Earl of Devon was created several times in the English peerage, and was possessed first by the de Redvers family, and later by the Courtenay family. It is not to be confused with the title of Earl of Devonshire, held, together with the title Duke of Devonshire, by the Cavendish family of Chatsworth House, Derbyshire, although the letters patent for the creation of the latter peerages used the same Latin words, Comes Devon(iae). It was a re-invention, if not an actual continuation, of the pre-Conquest office of Ealdorman of Devon.
Earl of Worcester is a title that has been created five times in the Peerage of England.
Hedingham Castle, in the village of Castle Hedingham, Essex, is arguably the best preserved Norman keep in England. The castle fortifications and outbuildings were built around 1100, and the keep around 1140. However, the keep is the only major medieval structure that has survived, albeit less two turrets. It is a Grade I listed building and a scheduled monument. The keep is open to the public.
Aubrey de Vere — also known as "Alberic[us] de Ver" and "Albericus regis camerarius" — was the second of that name in England after the Norman Conquest, being the eldest surviving son of Aubrey de Vere and his wife Beatrice.
William Beaumont, 2nd Viscount Beaumont was an English nobleman, soldier and landowner who was a leading supporter of the Lancastrian faction during the Wars of the Roses.
Aubrey de Vere, 20th Earl of Oxford KG PC was a Royalist during the English Civil War.
Aubrey de Vere, 2nd Earl of Oxford, hereditary Master Chamberlain of England, served in military campaigns under King Richard and King John. He was succeeded in the earldom by his brother, Robert de Vere, 3rd Earl of Oxford.
Isabel de Bolebec, Countess of Oxford, was the eldest daughter and co-heiress of Hugh de Bolebec II, Lord of Whitchurch, Buckinghamshire, and his wife, Margaret de Montfichet. She married Robert de Vere, 3rd Earl of Oxford, and was a benefactress of the Order of Friars Preacher (Dominicans) in England.
The titles Baron Montacute or Baron Montagu were created several times in the Peerage of England for members of the House of Montagu. The family name was Latinised to de Monte Acuto, meaning "from the sharp mountain"; the French form is an ancient spelling of mont aigu, with identical meaning.
Aubrey de Vere, 1st Earl of Oxford was an English noble involved in the succession conflict between King Stephen and Empress Matilda in the mid-twelfth century.
John de Vere, 12th Earl of Oxford, was the son of Richard de Vere, 11th Earl of Oxford, and his second wife, Alice Sergeaux (1386–1452). A Lancastrian loyalist during the latter part of his life, he was convicted of high treason and executed on Tower Hill on 26 February 1462.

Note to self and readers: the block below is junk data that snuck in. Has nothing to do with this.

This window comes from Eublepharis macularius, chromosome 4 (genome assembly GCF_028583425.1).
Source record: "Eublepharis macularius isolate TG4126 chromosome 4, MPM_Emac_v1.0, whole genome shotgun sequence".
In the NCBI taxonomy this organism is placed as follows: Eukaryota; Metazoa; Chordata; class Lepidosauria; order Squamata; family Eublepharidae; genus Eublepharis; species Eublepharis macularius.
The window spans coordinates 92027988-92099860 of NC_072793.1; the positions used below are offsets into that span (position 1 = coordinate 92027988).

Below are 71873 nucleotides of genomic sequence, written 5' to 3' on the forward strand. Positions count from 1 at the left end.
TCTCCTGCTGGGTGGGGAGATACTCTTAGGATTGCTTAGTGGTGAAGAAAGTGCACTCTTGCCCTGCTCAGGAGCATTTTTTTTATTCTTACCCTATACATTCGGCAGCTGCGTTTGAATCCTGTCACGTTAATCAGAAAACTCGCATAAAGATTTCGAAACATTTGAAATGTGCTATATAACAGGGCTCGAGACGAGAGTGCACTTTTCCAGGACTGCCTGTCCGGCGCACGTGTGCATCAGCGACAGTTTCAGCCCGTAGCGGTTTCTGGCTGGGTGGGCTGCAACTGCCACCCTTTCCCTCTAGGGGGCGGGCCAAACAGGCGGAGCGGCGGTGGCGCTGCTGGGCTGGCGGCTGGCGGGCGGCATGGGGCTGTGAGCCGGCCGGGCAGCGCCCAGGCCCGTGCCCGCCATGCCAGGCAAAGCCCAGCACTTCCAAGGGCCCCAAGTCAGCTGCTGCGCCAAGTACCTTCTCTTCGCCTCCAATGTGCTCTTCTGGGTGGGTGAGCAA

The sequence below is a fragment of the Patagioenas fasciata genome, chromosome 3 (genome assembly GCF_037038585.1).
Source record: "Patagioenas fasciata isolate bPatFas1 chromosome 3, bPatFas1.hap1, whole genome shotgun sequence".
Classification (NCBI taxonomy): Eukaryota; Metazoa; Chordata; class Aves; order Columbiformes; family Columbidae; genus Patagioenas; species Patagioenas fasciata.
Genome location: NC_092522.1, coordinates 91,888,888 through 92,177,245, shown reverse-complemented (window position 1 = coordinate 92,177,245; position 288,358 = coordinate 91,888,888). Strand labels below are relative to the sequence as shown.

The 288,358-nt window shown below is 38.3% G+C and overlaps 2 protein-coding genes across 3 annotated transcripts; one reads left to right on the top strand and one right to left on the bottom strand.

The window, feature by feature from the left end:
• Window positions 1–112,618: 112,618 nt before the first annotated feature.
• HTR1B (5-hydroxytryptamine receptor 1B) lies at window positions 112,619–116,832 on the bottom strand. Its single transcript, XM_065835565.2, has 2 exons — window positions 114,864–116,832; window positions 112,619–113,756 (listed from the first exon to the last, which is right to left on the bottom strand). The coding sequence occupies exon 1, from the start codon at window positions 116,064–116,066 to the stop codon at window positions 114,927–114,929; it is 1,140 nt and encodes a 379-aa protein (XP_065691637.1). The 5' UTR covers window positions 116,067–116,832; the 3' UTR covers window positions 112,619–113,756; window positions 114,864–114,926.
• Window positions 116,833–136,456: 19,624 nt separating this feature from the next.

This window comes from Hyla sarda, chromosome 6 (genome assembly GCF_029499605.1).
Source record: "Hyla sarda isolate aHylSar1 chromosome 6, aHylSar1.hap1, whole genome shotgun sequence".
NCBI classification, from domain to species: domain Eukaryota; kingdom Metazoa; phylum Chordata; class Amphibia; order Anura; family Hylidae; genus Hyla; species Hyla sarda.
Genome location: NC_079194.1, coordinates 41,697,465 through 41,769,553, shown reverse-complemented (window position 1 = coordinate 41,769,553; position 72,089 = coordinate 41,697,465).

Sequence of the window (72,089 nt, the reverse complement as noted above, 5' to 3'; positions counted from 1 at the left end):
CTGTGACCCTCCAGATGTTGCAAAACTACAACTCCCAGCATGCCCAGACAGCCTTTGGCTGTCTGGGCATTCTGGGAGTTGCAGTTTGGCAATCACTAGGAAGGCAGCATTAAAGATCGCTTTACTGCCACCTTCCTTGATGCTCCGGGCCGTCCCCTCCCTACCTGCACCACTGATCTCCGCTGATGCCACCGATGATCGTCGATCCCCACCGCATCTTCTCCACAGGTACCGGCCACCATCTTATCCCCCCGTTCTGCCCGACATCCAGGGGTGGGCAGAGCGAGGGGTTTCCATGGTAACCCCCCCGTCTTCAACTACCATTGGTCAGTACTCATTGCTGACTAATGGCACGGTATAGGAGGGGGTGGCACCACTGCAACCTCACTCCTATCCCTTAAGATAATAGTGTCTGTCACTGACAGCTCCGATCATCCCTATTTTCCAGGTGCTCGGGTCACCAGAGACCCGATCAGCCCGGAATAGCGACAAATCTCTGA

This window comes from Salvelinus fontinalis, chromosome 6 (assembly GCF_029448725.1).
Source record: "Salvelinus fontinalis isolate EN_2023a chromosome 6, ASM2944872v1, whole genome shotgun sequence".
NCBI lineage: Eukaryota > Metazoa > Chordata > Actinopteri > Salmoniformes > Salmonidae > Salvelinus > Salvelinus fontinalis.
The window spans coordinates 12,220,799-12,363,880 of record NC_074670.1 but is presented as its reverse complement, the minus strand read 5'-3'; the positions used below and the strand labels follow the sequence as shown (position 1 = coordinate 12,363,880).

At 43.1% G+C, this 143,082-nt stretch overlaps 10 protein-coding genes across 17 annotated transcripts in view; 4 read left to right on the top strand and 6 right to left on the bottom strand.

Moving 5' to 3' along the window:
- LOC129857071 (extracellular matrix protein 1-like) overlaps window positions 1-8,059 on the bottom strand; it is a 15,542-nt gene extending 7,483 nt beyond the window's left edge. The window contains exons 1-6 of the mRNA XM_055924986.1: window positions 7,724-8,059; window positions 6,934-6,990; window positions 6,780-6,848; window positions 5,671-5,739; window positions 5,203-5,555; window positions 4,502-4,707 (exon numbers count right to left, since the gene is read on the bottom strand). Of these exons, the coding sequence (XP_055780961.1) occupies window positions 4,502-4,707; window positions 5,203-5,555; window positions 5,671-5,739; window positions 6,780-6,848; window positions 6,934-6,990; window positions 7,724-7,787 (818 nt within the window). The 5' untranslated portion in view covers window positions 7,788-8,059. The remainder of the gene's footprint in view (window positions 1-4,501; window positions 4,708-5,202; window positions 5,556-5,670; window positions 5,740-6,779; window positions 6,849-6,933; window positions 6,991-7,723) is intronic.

John de Vere, 15th Earl of Oxford, Lord Great Chamberlain KGPC was an English peer and courtier.
Agnes of Essex, Countess of Oxford was the daughter of a royal constable Henry of Essex and his second wife, Alice. At the age of three she was betrothed to Geoffrey de Vere, brother of the first Earl of Oxford, and turned over to be raised by the Veres soon thereafter. She remained in the household of the earl of Oxford about three years, then moved to Geoffrey's care. In her eleventh year Agnes rejected the match with Geoffrey and by early 1163 was married to his eldest brother Aubrey de Vere III, 1st Earl of Oxford, as his third wife.
Hugh de Vere, 4th Earl of Oxford was the only son and heir of Robert de Vere, 3rd Earl of Oxford and Isabel de Bolebec, daughter and eventually sole heiress of Hugh de Bolebec.
Earl of Oxford and Earl Mortimer was a title in the Peerage of Great Britain. It was created in 1711 for the statesman Robert Harley, with remainder, failing heirs male of his body, to those of his grandfather, Sir Robert Harley. He was made Baron Harley, of Wigmore in the County of Hereford, at the same time, also in the Peerage of Great Britain and with similar remainder as for the earldom. Harley was the eldest son of Sir Edward Harley and the grandson of the aforementioned Sir Robert Harley.
Robert de Vere, 19th Earl of Oxford was a British soldier, and the penultimate Earl of Oxford.
The House of de Vere were an English aristocratic family who derived their surname from Ver, in Lower Normandy, France. The family's Norman founder in England, Aubrey (Albericus) de Vere, appears in Domesday Book (1086) as the holder of a large fief in Essex, Suffolk, Cambridgeshire, and Huntingdonshire. His son and heir Aubrey II became Lord Great Chamberlain of England, an hereditary office, in 1133. His grandson Aubrey III became Earl of Oxford in the reign of King Stephen, but while his earldom had been granted by the Empress Matilda and eventually recognised by Stephen, it was not until January 1156 that it was formally recognised by Henry II and he began to receive the third penny of justice from Oxfordshire.